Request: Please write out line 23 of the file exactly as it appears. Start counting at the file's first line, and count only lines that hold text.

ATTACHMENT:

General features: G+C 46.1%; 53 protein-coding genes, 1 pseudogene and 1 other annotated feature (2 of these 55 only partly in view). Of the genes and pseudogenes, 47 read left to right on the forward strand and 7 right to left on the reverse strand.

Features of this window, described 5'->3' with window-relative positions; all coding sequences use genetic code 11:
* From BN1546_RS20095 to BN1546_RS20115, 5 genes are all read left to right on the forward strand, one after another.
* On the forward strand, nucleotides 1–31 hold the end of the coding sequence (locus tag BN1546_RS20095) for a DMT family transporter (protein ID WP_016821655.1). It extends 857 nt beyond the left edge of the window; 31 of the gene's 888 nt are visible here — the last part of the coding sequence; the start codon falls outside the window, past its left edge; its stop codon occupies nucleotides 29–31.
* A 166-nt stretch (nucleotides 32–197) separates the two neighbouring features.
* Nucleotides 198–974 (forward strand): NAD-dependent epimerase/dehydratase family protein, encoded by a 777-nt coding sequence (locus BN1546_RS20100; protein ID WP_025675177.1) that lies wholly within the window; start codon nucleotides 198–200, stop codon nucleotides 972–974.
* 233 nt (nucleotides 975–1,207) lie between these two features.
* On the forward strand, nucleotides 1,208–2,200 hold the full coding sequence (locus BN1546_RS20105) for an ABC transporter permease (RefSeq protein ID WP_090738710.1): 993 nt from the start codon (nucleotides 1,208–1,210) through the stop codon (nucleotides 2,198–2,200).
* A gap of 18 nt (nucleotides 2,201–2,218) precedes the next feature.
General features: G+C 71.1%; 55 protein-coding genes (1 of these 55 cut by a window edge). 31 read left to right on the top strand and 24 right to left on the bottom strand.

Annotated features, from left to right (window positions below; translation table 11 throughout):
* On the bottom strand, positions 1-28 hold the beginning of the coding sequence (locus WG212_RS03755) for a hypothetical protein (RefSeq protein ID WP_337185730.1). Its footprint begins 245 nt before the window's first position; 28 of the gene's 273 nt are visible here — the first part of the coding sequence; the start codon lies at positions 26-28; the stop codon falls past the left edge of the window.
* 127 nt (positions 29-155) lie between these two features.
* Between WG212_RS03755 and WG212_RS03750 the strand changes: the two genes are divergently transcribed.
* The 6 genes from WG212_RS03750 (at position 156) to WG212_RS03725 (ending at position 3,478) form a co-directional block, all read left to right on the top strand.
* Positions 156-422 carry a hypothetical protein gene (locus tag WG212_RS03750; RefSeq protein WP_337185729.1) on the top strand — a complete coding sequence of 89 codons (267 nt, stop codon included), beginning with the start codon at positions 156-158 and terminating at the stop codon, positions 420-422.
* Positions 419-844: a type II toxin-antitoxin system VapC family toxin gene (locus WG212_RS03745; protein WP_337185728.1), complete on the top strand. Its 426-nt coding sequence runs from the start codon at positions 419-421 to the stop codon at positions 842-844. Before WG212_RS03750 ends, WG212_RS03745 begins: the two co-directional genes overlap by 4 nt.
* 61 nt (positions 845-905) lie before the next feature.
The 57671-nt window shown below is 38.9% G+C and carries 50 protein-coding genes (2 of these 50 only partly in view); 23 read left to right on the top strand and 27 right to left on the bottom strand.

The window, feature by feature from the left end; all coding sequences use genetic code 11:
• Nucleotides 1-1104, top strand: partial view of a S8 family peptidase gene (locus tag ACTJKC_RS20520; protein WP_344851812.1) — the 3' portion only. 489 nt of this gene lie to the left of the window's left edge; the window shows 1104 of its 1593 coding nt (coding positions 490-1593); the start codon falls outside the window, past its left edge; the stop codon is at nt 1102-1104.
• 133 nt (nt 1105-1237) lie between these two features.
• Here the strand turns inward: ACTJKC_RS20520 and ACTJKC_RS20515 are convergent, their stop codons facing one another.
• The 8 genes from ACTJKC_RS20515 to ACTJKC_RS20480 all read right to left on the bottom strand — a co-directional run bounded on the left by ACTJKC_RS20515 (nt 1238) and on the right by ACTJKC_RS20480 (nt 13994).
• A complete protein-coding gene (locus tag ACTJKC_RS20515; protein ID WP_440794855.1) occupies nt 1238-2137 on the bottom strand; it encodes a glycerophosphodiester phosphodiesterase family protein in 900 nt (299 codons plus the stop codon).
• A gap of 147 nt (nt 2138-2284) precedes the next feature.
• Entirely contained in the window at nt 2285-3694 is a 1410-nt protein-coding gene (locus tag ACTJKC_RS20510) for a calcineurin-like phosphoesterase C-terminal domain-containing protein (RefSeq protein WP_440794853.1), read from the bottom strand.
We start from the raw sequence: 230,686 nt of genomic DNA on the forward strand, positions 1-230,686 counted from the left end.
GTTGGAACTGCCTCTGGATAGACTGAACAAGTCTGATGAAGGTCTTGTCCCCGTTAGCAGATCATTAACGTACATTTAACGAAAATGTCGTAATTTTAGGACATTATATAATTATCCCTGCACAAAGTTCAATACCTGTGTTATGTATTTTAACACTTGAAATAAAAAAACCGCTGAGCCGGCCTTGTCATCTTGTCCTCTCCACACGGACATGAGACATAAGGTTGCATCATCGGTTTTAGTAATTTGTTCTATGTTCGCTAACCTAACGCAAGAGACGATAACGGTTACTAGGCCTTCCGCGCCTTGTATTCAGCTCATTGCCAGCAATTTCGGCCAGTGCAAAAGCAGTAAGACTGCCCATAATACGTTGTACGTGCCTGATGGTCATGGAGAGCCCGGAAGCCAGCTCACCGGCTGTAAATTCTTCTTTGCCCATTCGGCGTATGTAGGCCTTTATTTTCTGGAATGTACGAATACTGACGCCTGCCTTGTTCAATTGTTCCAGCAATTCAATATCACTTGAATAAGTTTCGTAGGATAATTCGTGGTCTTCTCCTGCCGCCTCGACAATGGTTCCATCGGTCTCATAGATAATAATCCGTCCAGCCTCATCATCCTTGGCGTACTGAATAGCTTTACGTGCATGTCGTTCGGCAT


• Here the strand turns inward: ACTJKC_RS20520 and ACTJKC_RS20515 are convergent, their stop codons facing one another.